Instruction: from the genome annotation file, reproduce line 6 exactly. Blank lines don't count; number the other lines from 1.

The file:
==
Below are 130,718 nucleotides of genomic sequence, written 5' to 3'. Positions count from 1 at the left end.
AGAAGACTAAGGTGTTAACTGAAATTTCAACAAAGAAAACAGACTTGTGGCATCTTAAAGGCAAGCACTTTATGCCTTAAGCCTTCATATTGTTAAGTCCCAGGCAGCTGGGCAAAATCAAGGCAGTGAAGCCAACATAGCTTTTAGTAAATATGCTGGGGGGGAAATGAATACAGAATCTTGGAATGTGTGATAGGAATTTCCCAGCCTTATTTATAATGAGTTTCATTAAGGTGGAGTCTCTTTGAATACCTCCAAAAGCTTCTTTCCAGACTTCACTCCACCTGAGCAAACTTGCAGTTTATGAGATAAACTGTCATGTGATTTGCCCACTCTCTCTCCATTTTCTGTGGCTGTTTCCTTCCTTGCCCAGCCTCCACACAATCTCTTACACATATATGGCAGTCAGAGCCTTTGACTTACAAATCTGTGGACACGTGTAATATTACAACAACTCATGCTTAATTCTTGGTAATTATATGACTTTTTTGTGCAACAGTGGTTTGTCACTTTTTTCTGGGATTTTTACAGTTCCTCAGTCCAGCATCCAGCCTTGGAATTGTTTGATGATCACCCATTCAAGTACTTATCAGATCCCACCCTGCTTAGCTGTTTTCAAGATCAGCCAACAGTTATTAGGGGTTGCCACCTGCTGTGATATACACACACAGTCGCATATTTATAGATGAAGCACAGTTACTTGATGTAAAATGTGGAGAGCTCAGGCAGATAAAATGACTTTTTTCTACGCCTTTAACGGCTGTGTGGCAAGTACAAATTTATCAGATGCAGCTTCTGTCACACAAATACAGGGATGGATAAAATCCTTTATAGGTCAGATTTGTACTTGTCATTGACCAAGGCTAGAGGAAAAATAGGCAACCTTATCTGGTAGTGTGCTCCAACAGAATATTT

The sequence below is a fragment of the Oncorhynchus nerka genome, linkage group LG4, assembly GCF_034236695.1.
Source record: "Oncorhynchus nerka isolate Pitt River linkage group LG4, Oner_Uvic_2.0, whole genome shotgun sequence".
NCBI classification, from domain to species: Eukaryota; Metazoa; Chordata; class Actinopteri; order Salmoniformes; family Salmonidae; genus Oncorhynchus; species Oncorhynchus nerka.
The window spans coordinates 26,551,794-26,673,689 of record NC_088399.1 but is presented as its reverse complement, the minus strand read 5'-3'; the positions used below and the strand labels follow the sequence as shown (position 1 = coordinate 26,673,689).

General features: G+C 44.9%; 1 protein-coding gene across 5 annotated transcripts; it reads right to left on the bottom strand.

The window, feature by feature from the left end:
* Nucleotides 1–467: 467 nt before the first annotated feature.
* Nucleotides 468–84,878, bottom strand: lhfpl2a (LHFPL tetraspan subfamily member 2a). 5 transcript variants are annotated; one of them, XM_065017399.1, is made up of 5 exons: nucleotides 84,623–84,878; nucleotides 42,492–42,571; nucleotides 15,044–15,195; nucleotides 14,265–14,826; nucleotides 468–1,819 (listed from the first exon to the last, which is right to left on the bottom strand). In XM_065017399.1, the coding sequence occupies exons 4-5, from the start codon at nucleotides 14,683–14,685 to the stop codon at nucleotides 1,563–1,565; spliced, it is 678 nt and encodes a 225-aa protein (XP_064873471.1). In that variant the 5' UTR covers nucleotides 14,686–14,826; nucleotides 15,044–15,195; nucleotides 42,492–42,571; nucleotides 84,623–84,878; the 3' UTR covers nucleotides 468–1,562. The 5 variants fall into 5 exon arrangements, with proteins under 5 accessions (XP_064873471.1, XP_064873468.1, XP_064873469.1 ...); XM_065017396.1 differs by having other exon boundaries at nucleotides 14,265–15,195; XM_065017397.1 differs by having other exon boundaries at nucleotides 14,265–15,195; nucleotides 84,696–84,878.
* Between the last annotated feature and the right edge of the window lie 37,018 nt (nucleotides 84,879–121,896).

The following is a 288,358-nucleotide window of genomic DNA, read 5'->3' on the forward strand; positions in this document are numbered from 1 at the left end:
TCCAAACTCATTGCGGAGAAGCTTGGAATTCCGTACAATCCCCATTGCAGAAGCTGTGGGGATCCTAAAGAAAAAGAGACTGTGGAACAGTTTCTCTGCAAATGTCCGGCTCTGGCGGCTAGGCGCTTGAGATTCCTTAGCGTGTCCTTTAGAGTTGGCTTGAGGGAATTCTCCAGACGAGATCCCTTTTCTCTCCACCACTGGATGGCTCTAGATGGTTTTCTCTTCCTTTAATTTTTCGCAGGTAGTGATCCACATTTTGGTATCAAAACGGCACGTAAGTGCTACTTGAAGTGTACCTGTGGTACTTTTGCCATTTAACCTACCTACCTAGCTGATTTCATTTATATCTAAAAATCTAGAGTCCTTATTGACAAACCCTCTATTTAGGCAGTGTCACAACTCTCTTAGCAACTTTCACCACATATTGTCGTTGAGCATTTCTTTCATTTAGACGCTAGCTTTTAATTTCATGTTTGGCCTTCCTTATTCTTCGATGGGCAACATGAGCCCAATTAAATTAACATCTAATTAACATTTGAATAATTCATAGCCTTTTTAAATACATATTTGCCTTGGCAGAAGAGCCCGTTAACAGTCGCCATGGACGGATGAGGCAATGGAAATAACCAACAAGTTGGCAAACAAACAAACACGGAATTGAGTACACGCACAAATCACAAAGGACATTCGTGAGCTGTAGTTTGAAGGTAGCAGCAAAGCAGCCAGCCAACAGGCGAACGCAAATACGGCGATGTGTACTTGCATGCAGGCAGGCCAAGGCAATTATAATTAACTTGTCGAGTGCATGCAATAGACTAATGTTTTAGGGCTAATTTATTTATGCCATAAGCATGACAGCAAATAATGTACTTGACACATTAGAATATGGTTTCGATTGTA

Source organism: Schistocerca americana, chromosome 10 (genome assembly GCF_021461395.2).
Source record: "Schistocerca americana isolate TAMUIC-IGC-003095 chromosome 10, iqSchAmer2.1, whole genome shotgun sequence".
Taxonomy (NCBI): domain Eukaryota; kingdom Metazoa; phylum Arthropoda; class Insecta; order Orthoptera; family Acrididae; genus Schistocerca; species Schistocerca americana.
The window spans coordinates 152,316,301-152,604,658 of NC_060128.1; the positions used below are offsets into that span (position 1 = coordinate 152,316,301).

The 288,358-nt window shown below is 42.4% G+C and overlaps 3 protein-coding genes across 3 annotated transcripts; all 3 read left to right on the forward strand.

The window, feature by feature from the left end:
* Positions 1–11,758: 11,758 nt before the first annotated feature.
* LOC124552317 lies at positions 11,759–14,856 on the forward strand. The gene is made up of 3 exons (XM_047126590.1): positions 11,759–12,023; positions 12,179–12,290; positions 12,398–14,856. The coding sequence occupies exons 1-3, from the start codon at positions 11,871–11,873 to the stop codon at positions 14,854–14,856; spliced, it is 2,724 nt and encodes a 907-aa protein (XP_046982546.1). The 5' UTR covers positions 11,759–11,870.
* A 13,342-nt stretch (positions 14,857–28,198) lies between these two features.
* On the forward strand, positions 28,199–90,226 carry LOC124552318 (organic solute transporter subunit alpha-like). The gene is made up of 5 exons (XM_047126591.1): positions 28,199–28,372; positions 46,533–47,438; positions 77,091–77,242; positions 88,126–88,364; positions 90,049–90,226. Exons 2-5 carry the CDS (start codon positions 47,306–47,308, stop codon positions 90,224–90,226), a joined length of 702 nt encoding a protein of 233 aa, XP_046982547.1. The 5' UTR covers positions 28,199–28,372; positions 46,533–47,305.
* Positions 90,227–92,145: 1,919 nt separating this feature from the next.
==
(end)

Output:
The window spans coordinates 26,551,794-26,673,689 of record NC_088399.1 but is presented as its reverse complement, the minus strand read 5'-3'; the positions used below and the strand labels follow the sequence as shown (position 1 = coordinate 26,673,689).